How far would you go for a good idea?

AML Group’s ECD Ian Henderson writes: In my day job as creative head of our ad agency, I spend some of my time thinking of ideas. I’ve been doing it for long enough not to be scared by the blinking cursor but still, anything that brings better ideas more easily is good. Especially if it means I can justify what I had always thought was an irrelevant (if enjoyable) sideline.

I like writing and I like to travel; the length of time it took me to work out that travel writing was quite a good way of combining the two is therefore somewhat embarrassing. There’s also a certain inner conflict about the activity; travelling to special places and then telling the readers of a national newspaper or an international glossy magazine about it is bound, eventually, to make it a bit less special. It doesn’t make you popular, either; it’s generally seen as a way of getting free jollies in return for banging out a thousand words or so. Which is, to some extent, fair enough – it’s not what you’d call a difficult job.

But, thanks to an article in The Atlantic by Brent Crane which revealed an indisputable link between travel and creativity, it looks like what I thought of as my guilty secret has been part of the day job all along. The article quotes research by Columbia University’s Adam Galinsky (see Management Journal) in which he rated the work of leading fashion houses over eleven years of new collections (Adam Galinsky’s day job sounds quite fun, too). He then compared their ratings to the number of travel experiences noted by the same fashion houses’ creative directors. There was a clear correlation between their foreign travel and creative innovation; whether they are aware of it or not, the fashion designers’ exotic adventures have a more serious benefit than finding a darling new fabric pattern worn by the tribespeople of Sulawesi.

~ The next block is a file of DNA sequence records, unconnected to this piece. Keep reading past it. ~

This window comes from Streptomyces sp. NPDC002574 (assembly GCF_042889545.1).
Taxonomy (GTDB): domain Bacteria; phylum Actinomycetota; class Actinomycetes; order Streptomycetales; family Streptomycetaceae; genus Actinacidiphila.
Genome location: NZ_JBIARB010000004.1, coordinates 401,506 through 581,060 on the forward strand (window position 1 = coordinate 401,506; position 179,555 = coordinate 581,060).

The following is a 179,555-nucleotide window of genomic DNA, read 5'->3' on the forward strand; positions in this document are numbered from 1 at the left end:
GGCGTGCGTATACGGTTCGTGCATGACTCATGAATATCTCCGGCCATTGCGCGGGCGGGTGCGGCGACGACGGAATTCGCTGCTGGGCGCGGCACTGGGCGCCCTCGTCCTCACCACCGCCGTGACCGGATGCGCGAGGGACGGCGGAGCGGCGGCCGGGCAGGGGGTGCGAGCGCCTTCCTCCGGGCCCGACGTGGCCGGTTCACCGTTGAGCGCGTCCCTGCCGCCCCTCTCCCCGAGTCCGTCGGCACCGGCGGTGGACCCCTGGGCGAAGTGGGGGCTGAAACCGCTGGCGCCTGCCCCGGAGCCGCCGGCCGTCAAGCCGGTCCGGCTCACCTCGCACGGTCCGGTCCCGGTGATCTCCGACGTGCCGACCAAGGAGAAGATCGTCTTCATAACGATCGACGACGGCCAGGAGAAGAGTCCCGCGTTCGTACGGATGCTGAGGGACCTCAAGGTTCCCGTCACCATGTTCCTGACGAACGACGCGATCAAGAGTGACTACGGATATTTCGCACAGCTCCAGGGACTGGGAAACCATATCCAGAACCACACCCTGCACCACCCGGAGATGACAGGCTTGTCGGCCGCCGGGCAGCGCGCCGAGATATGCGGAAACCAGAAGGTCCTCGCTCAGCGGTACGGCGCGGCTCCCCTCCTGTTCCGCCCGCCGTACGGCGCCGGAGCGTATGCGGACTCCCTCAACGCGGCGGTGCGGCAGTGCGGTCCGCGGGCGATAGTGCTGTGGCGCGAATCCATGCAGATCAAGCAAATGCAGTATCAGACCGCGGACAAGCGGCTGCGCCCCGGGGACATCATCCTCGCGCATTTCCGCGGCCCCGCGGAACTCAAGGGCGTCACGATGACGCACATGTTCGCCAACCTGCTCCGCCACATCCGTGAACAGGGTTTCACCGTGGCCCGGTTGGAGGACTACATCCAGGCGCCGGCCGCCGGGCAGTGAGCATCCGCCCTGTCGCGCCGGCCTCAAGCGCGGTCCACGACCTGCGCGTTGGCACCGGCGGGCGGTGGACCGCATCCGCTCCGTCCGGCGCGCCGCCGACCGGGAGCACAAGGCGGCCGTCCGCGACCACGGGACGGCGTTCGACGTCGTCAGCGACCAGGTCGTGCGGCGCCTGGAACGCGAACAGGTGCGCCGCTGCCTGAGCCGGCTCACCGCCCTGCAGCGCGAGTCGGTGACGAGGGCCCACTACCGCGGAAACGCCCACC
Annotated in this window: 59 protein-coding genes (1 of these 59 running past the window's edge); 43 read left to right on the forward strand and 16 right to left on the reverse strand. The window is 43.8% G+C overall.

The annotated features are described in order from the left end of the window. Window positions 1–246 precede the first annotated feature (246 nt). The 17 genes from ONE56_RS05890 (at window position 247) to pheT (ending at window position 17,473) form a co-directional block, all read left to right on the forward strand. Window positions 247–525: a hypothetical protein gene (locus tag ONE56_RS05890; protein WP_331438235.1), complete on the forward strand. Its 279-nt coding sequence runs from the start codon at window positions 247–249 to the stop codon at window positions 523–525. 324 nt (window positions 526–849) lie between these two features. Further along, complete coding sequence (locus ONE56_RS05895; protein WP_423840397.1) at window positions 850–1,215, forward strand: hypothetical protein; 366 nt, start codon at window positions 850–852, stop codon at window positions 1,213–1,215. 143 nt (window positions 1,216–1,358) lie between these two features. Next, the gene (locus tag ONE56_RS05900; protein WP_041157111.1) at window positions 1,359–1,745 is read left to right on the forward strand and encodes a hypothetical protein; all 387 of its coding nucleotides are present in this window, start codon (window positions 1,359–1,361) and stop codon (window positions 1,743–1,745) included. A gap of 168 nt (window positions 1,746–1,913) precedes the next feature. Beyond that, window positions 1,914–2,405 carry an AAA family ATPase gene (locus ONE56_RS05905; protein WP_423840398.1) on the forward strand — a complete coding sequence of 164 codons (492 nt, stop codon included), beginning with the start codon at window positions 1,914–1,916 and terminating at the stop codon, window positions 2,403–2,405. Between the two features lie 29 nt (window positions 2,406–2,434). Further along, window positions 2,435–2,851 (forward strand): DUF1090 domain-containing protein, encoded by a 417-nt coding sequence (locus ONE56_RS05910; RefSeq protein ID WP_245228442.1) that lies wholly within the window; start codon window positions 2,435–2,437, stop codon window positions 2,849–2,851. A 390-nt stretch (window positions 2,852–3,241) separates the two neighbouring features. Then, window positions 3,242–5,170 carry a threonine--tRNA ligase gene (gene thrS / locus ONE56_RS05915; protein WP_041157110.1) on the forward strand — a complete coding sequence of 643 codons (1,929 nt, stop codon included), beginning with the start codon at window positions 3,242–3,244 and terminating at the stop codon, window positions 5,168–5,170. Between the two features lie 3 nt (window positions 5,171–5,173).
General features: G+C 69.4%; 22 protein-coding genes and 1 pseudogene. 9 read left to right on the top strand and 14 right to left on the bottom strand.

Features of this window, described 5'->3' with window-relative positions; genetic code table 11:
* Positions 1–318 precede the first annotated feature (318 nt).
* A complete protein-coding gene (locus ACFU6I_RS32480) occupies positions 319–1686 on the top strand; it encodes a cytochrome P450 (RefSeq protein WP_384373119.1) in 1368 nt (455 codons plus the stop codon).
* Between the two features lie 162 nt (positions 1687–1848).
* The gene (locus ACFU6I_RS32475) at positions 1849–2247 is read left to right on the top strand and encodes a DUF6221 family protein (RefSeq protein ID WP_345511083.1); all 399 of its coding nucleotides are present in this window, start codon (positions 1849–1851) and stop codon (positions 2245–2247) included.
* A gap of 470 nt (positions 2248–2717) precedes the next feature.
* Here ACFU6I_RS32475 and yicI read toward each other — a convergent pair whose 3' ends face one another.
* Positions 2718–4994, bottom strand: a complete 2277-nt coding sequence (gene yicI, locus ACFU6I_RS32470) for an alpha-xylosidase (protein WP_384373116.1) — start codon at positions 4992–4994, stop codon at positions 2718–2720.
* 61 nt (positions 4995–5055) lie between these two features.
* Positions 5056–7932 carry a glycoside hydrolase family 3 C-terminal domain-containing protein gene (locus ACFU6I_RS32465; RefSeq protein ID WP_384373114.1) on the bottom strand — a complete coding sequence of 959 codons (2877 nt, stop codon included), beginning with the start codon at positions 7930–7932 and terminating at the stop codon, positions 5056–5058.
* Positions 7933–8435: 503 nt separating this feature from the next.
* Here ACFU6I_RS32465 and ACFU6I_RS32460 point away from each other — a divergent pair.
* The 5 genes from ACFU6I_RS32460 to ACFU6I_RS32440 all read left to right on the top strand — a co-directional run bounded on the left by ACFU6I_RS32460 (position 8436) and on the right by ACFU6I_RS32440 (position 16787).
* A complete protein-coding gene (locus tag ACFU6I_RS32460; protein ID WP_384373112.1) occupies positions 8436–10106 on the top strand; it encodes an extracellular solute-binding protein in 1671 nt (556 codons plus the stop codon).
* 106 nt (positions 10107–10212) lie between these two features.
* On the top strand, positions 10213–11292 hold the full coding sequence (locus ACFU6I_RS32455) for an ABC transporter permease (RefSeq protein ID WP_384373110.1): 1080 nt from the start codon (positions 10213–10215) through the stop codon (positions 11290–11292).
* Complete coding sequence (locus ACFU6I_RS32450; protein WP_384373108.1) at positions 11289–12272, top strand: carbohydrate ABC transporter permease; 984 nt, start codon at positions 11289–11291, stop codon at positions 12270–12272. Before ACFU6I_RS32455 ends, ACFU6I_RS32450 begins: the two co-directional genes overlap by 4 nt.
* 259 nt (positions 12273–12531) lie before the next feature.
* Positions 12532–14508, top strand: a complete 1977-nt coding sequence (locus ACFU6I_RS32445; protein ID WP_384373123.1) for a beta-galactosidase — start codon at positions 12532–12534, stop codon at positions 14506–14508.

I’d urge you to read the article for yourself (see The Atlantic), but the argument goes that our neural pathways can be physically changed by new experiences; immersion in different cultures can significantly increase cognitive flexibility. Put simply, travel measurably boosts the ease and speed with which we can make new mental connections. It can change the way we see things. Which is quite handy, if your day job is thinking of ideas. (A week on a sunbed in Benidorm or even a catamaran in the Caribbean doesn’t count, by the way. That’s just a holiday.)

Travel writing doesn’t always pay well, but I’d probably do it for nothing and occasionally have. I’ve ridden over mountains, explored exotic islands and knocked back silly cocktails in ludicrously expensive hotels. I’ve flown to the Antarctic in a C130 and jumped into the Arctic Ocean from an icebreaker. My most-shared article is about an odd island in the Arabian Gulf that resembles an asteroid, with trees. (You can read a random selection of travel stuff at The Sponge Bag.)

Our agency has got bigger recently and sadly, the time I spend travelling has shrunk as the day job has grown. But now thanks to Adam Galinsky, Brent Crane and the fashion designers, there’s scientific proof that my secret indulgence has actually been making the ideas come a little more easily. So don’t tell the creative teams, but I’m booking a month away in a yurt. In Tadjikistan.